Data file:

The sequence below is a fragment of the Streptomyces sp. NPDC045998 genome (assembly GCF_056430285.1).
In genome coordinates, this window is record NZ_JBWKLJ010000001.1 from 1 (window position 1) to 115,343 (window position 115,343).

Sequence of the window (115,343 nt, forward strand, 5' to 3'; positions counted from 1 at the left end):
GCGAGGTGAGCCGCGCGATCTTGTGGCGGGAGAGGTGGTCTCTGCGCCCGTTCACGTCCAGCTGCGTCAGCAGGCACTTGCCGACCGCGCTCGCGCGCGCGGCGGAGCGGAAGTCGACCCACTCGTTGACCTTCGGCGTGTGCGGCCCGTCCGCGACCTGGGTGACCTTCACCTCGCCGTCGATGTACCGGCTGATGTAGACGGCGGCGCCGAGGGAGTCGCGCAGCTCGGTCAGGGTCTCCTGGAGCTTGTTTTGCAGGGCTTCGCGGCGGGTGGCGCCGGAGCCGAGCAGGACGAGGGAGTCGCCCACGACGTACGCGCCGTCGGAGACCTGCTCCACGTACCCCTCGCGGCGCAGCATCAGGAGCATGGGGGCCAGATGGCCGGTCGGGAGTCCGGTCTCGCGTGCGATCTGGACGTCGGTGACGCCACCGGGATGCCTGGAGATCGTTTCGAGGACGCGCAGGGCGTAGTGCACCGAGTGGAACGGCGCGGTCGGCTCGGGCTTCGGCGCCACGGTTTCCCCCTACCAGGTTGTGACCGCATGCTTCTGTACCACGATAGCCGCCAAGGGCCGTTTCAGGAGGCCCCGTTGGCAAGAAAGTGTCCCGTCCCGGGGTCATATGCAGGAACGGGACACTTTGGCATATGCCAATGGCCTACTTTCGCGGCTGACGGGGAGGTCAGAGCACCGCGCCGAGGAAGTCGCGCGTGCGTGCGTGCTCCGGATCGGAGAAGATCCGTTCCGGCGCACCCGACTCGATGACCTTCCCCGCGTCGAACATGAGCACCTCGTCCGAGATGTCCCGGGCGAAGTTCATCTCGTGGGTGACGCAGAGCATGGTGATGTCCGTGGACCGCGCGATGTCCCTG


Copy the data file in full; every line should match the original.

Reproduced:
The sequence below is a fragment of the Streptomyces sp. NPDC045998 genome (assembly GCF_056430285.1).
In genome coordinates, this window is record NZ_JBWKLJ010000001.1 from 1 (window position 1) to 115,343 (window position 115,343).

Sequence of the window (115,343 nt, forward strand, 5' to 3'; positions counted from 1 at the left end):
GCGAGGTGAGCCGCGCGATCTTGTGGCGGGAGAGGTGGTCTCTGCGCCCGTTCACGTCCAGCTGCGTCAGCAGGCACTTGCCGACCGCGCTCGCGCGCGCGGCGGAGCGGAAGTCGACCCACTCGTTGACCTTCGGCGTGTGCGGCCCGTCCGCGACCTGGGTGACCTTCACCTCGCCGTCGATGTACCGGCTGATGTAGACGGCGGCGCCGAGGGAGTCGCGCAGCTCGGTCAGGGTCTCCTGGAGCTTGTTTTGCAGGGCTTCGCGGCGGGTGGCGCCGGAGCCGAGCAGGACGAGGGAGTCGCCCACGACGTACGCGCCGTCGGAGACCTGCTCCACGTACCCCTCGCGGCGCAGCATCAGGAGCATGGGGGCCAGATGGCCGGTCGGGAGTCCGGTCTCGCGTGCGATCTGGACGTCGGTGACGCCACCGGGATGCCTGGAGATCGTTTCGAGGACGCGCAGGGCGTAGTGCACCGAGTGGAACGGCGCGGTCGGCTCGGGCTTCGGCGCCACGGTTTCCCCCTACCAGGTTGTGACCGCATGCTTCTGTACCACGATAGCCGCCAAGGGCCGTTTCAGGAGGCCCCGTTGGCAAGAAAGTGTCCCGTCCCGGGGTCATATGCAGGAACGGGACACTTTGGCATATGCCAATGGCCTACTTTCGCGGCTGACGGGGAGGTCAGAGCACCGCGCCGAGGAAGTCGCGCGTGCGTGCGTGCTCCGGATCGGAGAAGATCCGTTCCGGCGCACCCGACTCGATGACCTTCCCCGCGTCGAACATGAGCACCTCGTCCGAGATGTCCCGGGCGAAGTTCATCTCGTGGGTGACGCAGAGCATGGTGATGTCCGTGGACCGCGCGATGTCCCTG